Fritz Hansen on Knockoffs and Authentic Design
Flip through a Restoration Hardware catalog, for example, and you’ll discover the $1,395 Copenhagen chair, a replica of Arne Jacobsen’s 1958 Egg chair, described as "a fresh and exquisite reproduction of modern Danish design of the 1950s." Of course Fritz Hansen, who holds the exclusive official license to manufacture the "authentic" $4,500 chair, sees it differently. "It’s not a tribute to the original design; it’s spitting on it," says David Obel Rosenkvist, Fritz Hansen’s vice president of sales. "For sure it would make Jacobsen roll in his grave." Though it’s technically legal for Restoration Hardware to make a close copy of this chair, Fritz Hansen nevertheless issued a cease-and-desist letter to the company, demanding they stop using Arne Jacobsen’s design story to promote what Rosenkvist calls its "rough and clumsy knockoff."
To gain more perspective on Fritz Hansen’s take on knockoffs and authentic design, we asked Rosenkvist a few questions—such as: Are knockoffs really so bad? Judging by this interview and previous ones I’ve conducted (see what Herman Miller’s Marg Mojzak has to say on the subject here; read quotes about the concept of "authentic design" from 10 design insiders here; and check out the essay that kicked off the discussion here) it’s clear that most manufacturers see this as a very black and white issue. As well they might, considering everything they’ve invested in the pieces they produce and promote. No one likes a cheat, especially the companies that suffer losses both concrete (financial) and abstract (damage to their reputation for quality) when consumers opt for a knockoff.
Although there is no comparison between the finishing standard of an original piece and that of a copy, Fritz Hansen has introduced a number of initiatives to help customers identify a counterfeit product. For example, all products produced since 2006 by Fritz Hansen bear a "Republic of Fritz Hansen™" tag as a sign of authenticity. The tag also includes an invisible thread which helps Fritz Hansen identify counterfeit products. All products manufactured by Fritz Hansen also include a serial number which enables customers to check online whether the product is a genuine Republic of Fritz Hansen product.Can you give me some examples of how Fritz Hansen invests in original, authentic design?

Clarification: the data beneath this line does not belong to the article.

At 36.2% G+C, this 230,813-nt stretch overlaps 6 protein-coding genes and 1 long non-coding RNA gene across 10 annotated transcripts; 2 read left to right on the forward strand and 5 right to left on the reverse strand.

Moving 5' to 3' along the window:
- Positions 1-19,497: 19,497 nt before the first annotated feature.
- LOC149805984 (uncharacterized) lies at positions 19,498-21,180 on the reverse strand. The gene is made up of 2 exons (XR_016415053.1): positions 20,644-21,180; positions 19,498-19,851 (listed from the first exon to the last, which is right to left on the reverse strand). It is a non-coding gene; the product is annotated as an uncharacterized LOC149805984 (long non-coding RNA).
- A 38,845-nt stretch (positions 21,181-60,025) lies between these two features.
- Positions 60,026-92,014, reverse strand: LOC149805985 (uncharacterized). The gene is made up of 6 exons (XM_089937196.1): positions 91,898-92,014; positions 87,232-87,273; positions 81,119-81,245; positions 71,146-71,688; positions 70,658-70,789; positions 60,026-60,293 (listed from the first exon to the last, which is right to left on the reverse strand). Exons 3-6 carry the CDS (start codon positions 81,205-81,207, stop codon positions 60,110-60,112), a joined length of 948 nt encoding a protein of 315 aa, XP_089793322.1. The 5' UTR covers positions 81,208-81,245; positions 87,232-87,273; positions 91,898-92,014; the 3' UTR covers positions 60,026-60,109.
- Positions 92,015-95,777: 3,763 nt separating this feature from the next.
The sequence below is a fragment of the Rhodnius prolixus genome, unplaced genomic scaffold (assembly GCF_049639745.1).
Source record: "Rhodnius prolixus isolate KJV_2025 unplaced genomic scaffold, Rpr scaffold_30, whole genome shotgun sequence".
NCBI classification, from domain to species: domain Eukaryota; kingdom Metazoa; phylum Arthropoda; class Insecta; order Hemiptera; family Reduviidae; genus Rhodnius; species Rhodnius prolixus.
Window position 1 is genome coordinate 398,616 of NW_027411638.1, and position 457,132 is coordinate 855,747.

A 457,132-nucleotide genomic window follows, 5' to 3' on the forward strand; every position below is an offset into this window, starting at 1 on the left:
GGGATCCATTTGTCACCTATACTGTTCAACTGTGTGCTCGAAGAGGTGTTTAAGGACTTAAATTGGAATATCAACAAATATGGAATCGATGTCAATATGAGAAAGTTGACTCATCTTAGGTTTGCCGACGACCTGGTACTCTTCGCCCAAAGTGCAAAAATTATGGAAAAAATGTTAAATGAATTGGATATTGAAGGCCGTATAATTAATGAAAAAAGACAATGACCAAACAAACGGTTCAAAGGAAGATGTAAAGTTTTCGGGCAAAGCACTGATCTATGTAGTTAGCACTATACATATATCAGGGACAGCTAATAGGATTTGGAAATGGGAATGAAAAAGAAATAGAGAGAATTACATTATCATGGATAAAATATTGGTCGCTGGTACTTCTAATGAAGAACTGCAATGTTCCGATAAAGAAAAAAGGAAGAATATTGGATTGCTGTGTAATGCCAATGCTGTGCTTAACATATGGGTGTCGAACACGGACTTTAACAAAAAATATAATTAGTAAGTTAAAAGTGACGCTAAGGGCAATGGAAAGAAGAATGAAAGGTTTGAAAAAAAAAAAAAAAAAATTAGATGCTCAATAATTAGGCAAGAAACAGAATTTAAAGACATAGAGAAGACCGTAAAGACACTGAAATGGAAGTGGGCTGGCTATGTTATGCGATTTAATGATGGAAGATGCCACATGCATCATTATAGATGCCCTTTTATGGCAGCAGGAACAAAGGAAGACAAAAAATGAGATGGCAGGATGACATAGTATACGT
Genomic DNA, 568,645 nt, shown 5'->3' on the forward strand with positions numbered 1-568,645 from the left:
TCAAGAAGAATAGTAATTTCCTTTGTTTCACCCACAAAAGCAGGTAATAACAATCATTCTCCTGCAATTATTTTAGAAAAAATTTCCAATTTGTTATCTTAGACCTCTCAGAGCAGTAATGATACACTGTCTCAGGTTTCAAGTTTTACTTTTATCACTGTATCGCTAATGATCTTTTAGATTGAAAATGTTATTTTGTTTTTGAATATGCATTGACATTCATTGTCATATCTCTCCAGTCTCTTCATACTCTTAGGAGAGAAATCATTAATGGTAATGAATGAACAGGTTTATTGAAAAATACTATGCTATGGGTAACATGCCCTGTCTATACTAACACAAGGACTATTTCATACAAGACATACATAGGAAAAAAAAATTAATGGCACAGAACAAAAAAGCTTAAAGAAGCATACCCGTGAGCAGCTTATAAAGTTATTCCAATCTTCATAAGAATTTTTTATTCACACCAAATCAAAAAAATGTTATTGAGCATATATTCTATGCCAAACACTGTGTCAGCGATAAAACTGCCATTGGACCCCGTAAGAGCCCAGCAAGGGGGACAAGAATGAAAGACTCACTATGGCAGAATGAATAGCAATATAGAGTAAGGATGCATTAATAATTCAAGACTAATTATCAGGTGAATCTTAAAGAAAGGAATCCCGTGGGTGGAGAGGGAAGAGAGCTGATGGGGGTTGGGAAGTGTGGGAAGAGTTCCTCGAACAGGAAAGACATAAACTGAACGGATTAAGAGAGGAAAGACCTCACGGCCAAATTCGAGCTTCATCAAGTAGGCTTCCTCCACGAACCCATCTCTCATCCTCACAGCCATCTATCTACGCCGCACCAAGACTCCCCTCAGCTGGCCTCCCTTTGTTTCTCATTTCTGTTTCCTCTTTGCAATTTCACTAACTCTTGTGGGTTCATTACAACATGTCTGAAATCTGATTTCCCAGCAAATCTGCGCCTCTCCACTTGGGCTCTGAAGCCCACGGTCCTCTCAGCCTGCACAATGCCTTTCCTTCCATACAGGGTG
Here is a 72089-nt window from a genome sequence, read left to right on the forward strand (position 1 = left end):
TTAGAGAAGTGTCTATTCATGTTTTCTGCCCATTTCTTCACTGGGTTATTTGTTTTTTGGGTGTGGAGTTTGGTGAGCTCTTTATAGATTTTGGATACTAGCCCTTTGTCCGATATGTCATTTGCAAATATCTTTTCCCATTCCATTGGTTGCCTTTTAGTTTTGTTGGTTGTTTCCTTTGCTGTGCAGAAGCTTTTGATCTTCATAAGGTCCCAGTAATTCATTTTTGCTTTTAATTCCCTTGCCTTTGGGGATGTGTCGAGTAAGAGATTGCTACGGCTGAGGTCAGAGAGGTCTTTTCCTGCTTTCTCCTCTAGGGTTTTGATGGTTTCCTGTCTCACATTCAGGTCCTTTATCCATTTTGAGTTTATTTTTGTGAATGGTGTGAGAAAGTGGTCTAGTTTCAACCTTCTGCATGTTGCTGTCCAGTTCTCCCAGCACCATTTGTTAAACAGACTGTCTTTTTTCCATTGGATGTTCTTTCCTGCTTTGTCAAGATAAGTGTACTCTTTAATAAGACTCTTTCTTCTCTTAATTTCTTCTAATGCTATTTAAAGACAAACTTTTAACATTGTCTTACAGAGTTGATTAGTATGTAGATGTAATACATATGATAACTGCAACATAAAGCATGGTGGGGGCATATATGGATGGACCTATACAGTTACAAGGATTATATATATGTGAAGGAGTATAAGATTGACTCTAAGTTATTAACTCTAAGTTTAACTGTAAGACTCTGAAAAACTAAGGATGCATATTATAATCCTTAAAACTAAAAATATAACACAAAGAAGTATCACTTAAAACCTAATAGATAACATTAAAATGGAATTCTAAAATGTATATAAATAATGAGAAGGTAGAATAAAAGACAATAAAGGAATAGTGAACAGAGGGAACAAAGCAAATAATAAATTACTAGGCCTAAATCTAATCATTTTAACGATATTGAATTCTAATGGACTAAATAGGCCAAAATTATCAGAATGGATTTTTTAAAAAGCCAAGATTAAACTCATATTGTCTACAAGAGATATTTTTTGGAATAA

Fritz Hansen has collaborated with some of the world’s most talented and renowned architects and designers of our time. This tradition continues to this day through collaborations with international design stars such as Kasper Salto, Cecilie Manz, Jaime Hayon, and Todd Bracher.Can you think of any instances or situations where you'd say knockoffs are not entirely evil? Any cases where they actually help the design industry? For example, I've heard people say they spur innovation, by provoking designers to keep creating new and exciting designs and moving things forward. And that since people who buy knockoffs often can't afford the "real thing," a knockoff isn't actually stealing a customer, since it's a different market. And that knockoffs create more demand for the real thing, and make it even more iconic, since more and more people are exposed to these examples of "great design"—like it cultivates their taste and when they have more money they're be more likely to splurge on the real thing. Any thoughts on any of these points, or anything to add?
We do not accept any company or individual that infringes our rights. Copies are an exploitation of the original design history and heritage which has been built up by Fritz Hansen over the last century. I've also heard people justify purchasing knockoffs with lines like "the designer is long dead anyway, so I don't feel guilty about depriving a huge business from my hard-earned money—it's not like the designer is benefiting from my purchase anyway." Any response to that idea? Of course the role of a deceased designer is integral to these designs; however, the role of the manufacturer cannot be overlooked in establishing these projects as design classics through their investment in product development and craftsmanship. The original design and its designer should always be respected. When buying an original Fritz Hansen design, you not only buy world class craftsmanship that will last for decades, you also buy a historical and sculptural piece that should be seen as a financial investment. Original design often only increases in value over time.